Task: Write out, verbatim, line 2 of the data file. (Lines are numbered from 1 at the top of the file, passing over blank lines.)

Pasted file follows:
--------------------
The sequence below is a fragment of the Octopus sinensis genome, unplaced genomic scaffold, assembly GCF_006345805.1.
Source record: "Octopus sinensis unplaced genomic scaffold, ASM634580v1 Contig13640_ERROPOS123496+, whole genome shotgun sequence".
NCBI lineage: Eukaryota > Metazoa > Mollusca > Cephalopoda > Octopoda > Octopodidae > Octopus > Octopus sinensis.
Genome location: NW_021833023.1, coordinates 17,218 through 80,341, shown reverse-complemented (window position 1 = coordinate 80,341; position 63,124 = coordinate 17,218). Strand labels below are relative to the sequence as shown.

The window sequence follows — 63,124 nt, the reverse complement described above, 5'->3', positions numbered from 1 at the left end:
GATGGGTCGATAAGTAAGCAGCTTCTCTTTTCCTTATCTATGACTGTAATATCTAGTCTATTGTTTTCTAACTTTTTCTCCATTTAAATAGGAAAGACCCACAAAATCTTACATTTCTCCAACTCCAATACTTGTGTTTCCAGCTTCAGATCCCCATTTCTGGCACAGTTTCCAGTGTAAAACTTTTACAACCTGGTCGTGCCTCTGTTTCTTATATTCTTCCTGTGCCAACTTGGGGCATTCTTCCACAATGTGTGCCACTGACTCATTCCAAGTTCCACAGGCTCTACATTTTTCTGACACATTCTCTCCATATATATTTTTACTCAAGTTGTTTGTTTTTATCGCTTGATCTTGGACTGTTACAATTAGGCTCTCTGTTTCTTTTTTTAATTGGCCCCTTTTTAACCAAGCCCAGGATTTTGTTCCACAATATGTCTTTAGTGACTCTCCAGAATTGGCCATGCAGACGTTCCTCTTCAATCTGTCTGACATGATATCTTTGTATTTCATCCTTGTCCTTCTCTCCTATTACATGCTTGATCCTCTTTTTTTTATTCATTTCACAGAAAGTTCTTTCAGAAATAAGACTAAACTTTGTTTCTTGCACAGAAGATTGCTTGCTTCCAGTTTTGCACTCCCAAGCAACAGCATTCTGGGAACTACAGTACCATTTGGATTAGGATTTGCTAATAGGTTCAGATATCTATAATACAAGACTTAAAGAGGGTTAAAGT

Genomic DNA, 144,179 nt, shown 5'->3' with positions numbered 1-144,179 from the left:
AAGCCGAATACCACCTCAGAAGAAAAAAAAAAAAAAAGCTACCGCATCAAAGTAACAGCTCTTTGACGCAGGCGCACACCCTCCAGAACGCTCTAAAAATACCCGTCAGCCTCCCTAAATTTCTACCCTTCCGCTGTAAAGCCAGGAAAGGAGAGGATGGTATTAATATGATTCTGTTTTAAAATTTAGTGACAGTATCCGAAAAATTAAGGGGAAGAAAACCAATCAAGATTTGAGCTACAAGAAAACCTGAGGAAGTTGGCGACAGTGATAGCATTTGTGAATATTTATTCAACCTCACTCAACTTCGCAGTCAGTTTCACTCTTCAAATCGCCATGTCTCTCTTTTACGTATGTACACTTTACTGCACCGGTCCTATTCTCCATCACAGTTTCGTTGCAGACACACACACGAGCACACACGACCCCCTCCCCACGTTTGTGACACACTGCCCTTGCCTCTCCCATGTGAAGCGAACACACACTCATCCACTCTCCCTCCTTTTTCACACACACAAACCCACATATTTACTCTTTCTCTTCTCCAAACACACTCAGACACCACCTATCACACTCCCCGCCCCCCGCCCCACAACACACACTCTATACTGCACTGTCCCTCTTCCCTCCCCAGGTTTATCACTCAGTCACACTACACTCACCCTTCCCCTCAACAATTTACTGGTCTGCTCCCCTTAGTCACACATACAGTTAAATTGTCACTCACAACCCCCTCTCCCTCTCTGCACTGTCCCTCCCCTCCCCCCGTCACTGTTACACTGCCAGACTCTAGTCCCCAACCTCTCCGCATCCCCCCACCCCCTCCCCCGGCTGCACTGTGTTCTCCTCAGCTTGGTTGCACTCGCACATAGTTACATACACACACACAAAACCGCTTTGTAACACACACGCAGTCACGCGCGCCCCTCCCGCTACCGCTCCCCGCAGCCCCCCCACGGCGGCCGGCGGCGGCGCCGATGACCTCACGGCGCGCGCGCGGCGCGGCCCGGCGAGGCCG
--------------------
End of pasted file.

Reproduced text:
Source record: "Octopus sinensis unplaced genomic scaffold, ASM634580v1 Contig13640_ERROPOS123496+, whole genome shotgun sequence".